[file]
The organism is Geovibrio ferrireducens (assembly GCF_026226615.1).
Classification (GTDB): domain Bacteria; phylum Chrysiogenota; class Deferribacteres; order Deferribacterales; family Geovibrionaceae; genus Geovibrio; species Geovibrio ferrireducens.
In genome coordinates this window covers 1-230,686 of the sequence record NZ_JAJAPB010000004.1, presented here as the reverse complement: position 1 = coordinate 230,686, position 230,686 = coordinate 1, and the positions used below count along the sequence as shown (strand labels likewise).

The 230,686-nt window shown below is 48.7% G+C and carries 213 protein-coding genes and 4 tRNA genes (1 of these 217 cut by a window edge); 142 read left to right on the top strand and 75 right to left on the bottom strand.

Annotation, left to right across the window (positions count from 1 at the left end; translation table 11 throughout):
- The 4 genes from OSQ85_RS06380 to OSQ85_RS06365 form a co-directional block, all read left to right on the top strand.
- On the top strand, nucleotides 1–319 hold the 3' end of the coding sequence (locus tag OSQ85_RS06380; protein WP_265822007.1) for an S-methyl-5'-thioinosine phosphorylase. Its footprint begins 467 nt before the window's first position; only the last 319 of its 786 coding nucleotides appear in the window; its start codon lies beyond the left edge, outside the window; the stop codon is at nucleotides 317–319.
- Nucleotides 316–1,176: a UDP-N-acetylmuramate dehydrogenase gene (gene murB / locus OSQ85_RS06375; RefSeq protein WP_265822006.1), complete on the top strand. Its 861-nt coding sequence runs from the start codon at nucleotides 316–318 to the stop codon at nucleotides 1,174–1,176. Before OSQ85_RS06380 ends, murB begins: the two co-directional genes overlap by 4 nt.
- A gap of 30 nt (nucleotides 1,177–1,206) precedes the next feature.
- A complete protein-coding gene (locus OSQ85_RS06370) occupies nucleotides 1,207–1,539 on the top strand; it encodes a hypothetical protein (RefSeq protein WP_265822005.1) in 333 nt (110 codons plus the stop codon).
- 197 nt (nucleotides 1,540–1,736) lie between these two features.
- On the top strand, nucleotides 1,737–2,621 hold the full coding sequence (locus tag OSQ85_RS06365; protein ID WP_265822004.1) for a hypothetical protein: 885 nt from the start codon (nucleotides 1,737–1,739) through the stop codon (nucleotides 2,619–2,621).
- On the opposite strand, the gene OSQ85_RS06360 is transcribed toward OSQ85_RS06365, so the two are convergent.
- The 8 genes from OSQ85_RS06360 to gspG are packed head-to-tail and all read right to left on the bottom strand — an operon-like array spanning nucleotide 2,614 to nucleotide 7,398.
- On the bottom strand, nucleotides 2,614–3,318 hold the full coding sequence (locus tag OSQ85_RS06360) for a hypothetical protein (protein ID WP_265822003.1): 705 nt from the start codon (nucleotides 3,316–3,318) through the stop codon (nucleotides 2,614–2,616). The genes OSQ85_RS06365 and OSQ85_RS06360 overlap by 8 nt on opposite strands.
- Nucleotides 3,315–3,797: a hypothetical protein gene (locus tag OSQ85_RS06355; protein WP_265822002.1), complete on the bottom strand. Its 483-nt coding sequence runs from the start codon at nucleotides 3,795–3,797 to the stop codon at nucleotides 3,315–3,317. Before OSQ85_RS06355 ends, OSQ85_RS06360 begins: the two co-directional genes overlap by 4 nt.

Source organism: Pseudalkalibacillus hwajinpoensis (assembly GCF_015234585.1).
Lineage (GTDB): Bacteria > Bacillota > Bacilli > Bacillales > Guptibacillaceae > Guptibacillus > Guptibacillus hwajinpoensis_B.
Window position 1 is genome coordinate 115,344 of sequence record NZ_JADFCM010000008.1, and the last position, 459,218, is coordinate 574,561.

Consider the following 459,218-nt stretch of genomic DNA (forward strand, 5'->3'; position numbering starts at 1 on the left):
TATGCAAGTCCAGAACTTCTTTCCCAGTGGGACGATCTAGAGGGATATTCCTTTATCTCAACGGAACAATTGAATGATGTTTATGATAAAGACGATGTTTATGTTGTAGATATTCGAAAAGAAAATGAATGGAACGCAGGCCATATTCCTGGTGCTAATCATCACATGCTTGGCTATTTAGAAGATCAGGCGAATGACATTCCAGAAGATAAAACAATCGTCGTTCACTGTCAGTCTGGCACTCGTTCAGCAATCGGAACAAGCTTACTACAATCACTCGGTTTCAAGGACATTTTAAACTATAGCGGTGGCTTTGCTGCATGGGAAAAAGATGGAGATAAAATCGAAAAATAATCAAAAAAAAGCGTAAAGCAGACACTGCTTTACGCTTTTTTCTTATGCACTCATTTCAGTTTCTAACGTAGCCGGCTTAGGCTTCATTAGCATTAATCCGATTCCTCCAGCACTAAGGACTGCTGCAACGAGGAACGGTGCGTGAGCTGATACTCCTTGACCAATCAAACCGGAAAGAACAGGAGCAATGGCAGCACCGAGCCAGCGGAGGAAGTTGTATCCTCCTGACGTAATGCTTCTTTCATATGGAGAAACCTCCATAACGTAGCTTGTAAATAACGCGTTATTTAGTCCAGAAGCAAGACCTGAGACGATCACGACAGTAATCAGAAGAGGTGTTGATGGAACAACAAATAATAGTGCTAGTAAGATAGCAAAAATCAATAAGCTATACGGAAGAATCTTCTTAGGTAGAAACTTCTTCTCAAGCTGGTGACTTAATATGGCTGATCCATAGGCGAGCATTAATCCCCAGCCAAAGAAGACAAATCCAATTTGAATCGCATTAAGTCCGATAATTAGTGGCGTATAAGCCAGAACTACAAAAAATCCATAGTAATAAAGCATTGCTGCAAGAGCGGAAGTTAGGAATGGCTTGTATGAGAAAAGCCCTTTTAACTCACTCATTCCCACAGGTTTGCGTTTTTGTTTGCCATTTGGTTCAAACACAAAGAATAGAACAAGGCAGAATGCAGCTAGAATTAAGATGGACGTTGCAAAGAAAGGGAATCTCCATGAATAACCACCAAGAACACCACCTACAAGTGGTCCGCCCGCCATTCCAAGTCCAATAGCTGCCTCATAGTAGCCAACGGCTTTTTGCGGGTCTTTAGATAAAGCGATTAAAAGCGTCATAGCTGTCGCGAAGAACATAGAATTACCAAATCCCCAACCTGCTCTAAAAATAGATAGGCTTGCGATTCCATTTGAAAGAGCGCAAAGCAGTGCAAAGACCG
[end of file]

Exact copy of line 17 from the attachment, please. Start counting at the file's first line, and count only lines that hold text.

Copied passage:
Source organism: Pseudalkalibacillus hwajinpoensis (assembly GCF_015234585.1).